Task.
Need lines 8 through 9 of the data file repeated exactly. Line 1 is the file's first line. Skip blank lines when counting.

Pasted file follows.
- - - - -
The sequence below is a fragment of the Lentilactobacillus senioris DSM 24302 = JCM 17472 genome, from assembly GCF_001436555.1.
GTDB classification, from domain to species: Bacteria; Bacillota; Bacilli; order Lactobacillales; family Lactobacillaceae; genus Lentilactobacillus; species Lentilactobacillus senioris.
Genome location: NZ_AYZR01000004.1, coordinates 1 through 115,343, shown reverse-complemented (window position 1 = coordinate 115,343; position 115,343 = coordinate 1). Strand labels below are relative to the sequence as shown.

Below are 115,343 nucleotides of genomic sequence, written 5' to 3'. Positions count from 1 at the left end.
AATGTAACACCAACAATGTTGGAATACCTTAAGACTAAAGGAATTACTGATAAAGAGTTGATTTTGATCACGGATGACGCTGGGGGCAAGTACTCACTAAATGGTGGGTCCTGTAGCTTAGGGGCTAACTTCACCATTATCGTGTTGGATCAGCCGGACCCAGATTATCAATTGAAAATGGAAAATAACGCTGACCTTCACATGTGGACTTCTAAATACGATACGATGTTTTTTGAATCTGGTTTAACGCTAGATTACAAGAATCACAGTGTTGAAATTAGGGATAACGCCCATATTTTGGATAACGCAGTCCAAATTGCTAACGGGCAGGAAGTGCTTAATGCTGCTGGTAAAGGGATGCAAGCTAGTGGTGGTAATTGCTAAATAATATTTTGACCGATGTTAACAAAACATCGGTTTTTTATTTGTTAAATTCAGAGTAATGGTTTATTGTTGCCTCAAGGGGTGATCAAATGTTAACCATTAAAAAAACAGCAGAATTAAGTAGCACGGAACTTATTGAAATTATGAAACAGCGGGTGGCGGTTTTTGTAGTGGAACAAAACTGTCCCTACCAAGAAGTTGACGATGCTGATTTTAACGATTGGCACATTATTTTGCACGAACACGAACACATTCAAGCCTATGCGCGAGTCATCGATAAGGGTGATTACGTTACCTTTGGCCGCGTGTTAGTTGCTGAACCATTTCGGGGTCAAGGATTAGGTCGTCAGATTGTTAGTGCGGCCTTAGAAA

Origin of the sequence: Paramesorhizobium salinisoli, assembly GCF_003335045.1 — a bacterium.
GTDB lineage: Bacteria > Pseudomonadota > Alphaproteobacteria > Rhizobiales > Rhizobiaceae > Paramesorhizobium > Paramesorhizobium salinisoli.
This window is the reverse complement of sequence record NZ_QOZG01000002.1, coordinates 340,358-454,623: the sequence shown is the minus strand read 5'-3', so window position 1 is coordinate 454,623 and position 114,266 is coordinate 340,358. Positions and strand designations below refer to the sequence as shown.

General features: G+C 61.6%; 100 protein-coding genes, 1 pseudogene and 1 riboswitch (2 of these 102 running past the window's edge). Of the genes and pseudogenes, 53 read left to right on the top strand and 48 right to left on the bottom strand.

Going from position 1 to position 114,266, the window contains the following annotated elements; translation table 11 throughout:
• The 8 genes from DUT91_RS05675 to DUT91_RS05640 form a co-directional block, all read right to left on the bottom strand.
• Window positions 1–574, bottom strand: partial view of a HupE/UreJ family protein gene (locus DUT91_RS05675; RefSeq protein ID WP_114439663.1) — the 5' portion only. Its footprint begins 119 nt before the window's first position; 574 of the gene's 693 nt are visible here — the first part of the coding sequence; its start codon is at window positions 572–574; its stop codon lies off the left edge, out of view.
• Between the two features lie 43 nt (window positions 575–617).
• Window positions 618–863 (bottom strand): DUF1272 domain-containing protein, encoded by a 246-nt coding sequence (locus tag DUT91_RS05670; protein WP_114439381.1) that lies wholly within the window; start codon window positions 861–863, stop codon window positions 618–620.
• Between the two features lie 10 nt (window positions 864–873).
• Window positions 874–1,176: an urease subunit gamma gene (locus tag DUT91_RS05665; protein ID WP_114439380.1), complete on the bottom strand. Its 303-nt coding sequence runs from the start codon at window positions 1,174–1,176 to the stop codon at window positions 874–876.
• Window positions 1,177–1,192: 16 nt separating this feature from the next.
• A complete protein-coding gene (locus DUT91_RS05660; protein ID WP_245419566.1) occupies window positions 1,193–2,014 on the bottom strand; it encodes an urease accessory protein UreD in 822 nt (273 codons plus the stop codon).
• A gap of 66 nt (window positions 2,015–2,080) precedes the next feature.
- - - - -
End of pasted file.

This window is the reverse complement of sequence record NZ_QOZG01000002.1, coordinates 340,358-454,623: the sequence shown is the minus strand read 5'-3', so window position 1 is coordinate 454,623 and position 114,266 is coordinate 340,358. Positions and strand designations below refer to the sequence as shown.

General features: G+C 61.6%; 100 protein-coding genes, 1 pseudogene and 1 riboswitch (2 of these 102 running past the window's edge). Of the genes and pseudogenes, 53 read left to right on the top strand and 48 right to left on the bottom strand.